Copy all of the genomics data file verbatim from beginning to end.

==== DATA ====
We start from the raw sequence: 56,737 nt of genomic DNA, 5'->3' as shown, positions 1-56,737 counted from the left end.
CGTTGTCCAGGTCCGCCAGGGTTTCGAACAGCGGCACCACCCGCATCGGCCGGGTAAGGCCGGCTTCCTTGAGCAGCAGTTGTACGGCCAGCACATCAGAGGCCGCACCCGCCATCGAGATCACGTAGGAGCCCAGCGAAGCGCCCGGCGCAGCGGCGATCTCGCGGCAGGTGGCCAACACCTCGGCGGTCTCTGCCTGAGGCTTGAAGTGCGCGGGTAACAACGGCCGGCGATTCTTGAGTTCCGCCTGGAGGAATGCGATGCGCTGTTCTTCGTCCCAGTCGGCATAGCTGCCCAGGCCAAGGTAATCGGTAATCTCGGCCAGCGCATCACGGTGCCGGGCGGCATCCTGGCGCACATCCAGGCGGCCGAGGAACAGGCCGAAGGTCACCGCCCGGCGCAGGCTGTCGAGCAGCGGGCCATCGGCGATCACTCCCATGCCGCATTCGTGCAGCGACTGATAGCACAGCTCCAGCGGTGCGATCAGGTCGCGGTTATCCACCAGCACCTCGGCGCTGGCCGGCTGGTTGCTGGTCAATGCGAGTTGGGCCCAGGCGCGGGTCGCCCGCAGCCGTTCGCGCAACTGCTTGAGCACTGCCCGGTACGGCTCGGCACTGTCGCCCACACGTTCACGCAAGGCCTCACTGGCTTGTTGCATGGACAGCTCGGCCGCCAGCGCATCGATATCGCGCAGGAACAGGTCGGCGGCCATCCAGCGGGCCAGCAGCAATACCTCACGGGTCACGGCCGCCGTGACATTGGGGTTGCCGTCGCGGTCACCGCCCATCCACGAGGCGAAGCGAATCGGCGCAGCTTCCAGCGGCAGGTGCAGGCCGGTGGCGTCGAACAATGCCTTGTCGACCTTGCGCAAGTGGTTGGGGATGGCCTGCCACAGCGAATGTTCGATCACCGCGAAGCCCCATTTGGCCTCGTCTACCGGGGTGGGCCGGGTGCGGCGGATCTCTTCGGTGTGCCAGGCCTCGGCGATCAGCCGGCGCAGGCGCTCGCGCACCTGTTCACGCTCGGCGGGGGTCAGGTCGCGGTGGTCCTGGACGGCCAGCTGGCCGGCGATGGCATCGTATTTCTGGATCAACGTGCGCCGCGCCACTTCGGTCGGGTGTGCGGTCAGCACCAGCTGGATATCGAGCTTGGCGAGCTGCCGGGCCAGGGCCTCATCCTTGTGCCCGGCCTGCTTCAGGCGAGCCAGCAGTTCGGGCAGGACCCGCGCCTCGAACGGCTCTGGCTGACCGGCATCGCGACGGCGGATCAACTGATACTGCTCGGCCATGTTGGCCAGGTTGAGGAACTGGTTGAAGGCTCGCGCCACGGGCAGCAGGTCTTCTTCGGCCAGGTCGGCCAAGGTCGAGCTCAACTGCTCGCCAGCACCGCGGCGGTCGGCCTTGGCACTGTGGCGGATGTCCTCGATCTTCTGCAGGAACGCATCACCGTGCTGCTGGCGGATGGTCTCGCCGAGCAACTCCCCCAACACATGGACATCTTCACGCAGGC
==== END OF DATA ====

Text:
We start from the raw sequence: 56,737 nt of genomic DNA, 5'->3' as shown, positions 1-56,737 counted from the left end.
CGTTGTCCAGGTCCGCCAGGGTTTCGAACAGCGGCACCACCCGCATCGGCCGGGTAAGGCCGGCTTCCTTGAGCAGCAGTTGTACGGCCAGCACATCAGAGGCCGCACCCGCCATCGAGATCACGTAGGAGCCCAGCGAAGCGCCCGGCGCAGCGGCGATCTCGCGGCAGGTGGCCAACACCTCGGCGGTCTCTGCCTGAGGCTTGAAGTGCGCGGGTAACAACGGCCGGCGATTCTTGAGTTCCGCCTGGAGGAATGCGATGCGCTGTTCTTCGTCCCAGTCGGCATAGCTGCCCAGGCCAAGGTAATCGGTAATCTCGGCCAGCGCATCACGGTGCCGGGCGGCATCCTGGCGCACATCCAGGCGGCCGAGGAACAGGCCGAAGGTCACCGCCCGGCGCAGGCTGTCGAGCAGCGGGCCATCGGCGATCACTCCCATGCCGCATTCGTGCAGCGACTGATAGCACAGCTCCAGCGGTGCGATCAGGTCGCGGTTATCCACCAGCACCTCGGCGCTGGCCGGCTGGTTGCTGGTCAATGCGAGTTGGGCCCAGGCGCGGGTCGCCCGCAGCCGTTCGCGCAACTGCTTGAGCACTGCCCGGTACGGCTCGGCACTGTCGCCCACACGTTCACGCAAGGCCTCACTGGCTTGTTGCATGGACAGCTCGGCCGCCAGCGCATCGATATCGCGCAGGAACAGGTCGGCGGCCATCCAGCGGGCCAGCAGCAATACCTCACGGGTCACGGCCGCCGTGACATTGGGGTTGCCGTCGCGGTCACCGCCCATCCACGAGGCGAAGCGAATCGGCGCAGCTTCCAGCGGCAGGTGCAGGCCGGTGGCGTCGAACAATGCCTTGTCGACCTTGCGCAAGTGGTTGGGGATGGCCTGCCACAGCGAATGTTCGATCACCGCGAAGCCCCATTTGGCCTCGTCTACCGGGGTGGGCCGGGTGCGGCGGATCTCTTCGGTGTGCCAGGCCTCGGCGATCAGCCGGCGCAGGCGCTCGCGCACCTGTTCACGCTCGGCGGGGGTCAGGTCGCGGTGGTCCTGGACGGCCAGCTGGCCGGCGATGGCATCGTATTTCTGGATCAACGTGCGCCGCGCCACTTCGGTCGGGTGTGCGGTCAGCACCAGCTGGATATCGAGCTTGGCGAGCTGCCGGGCCAGGGCCTCATCCTTGTGCCCGGCCTGCTTCAGGCGAGCCAGCAGTTCGGGCAGGACCCGCGCCTCGAACGGCTCTGGCTGACCGGCATCGCGACGGCGGATCAACTGATACTGCTCGGCCATGTTGGCCAGGTTGAGGAACTGGTTGAAGGCTCGCGCCACGGGCAGCAGGTCTTCTTCGGCCAGGTCGGCCAAGGTCGAGCTCAACTGCTCGCCAGCACCGCGGCGGTCGGCCTTGGCACTGTGGCGGATGTCCTCGATCTTCTGCAGGAACGCATCACCGTGCTGCTGGCGGATGGTCTCGCCGAGCAACTCCCCCAACACATGGACATCTTCACGCAGGC